TOP VERDICTS & SETTLEMENTS OF 2005
Nora Bessaha v. Ali Bessaha
Decision: $10 million
Court: Nassau Supreme, Justice Roy S. Mahon, June 15
Attorneys: Charles M. Mirotznik of New York for the estate of Ourida Bessaha and for the plaintiff; no counsel reported for the defendant.
Facts and Allegations: In 1996, plaintiff's decedent Ourida Bessaha, an executive chef in her early 50s, sought a divorce from her husband, Ali Bessaha. On Jan. 30, 1999, several days before a hearing that could have determined division of the couple's million-dollar assets, Ms. Bessaha was murdered via a blunt-force trauma to the head. The incident occurred in her Hicksville home.
Mr. Bessaha was convicted of second-degree murder and sentenced to 25 years to life in prison.
Nora Bessaha, acting individually and as administratrix of her mother's estate, sued Mr. Bessaha. She alleged her mother's death was the result of her father's deliberate, intentional attack. Mr. Bessaha defaulted, and the matter proceeded to a damages inquest.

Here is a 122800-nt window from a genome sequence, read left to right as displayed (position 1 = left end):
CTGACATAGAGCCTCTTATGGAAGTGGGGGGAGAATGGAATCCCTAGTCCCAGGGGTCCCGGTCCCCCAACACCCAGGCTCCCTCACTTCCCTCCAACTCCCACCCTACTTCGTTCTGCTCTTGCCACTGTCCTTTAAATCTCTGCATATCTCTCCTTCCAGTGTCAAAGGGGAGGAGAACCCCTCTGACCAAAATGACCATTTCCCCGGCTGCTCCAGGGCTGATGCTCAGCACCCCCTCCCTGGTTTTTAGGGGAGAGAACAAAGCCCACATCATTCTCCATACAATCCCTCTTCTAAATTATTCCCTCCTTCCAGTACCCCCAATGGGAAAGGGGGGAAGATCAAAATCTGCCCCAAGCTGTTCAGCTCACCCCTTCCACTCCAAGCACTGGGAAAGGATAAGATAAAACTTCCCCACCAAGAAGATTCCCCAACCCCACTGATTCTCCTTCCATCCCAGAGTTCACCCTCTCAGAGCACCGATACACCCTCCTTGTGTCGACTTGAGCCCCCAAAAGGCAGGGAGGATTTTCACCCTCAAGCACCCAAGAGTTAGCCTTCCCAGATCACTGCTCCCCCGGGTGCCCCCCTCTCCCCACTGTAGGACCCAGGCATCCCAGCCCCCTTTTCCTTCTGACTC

Injuries/Damages: The estate's expert pathologist contended that Ms. Bessaha's left arm bore signs of bruises and linear abrasions. The expert said the wounds were sustained in self defense. She also noted that Ms. Bessaha's stomach contained ingested blood and, as such, she determined the blood had been swallowed before death. She opined that Ms. Bessaha sustained a significant amount of extraordinary pre-death conscious pain and suffering. She added that she had never investigated a more brutal murder. Ms. Bessaha's estate alleged that Ms. Bessaha was healthy and that she possessed all her faculties. It sought recovery of $5 million in damages for her wrongful death and her conscious pain and suffering. It also sought $5 million in punitive damages.
Nora Bessaha sought recovery of $5 million in funeral expenses, estate fees, taxes and attorney's fees. She also sought recovery of $5 million in damages for her emotional distress.
Justice Roy Mahon found that the plaintiffs' damages totaled $10 million. He remarked that the judgment sent 'a clear and unequivocal message to purveyors of domestic violence, that such conduct carries not only penal, but severe financial sanctions as well.'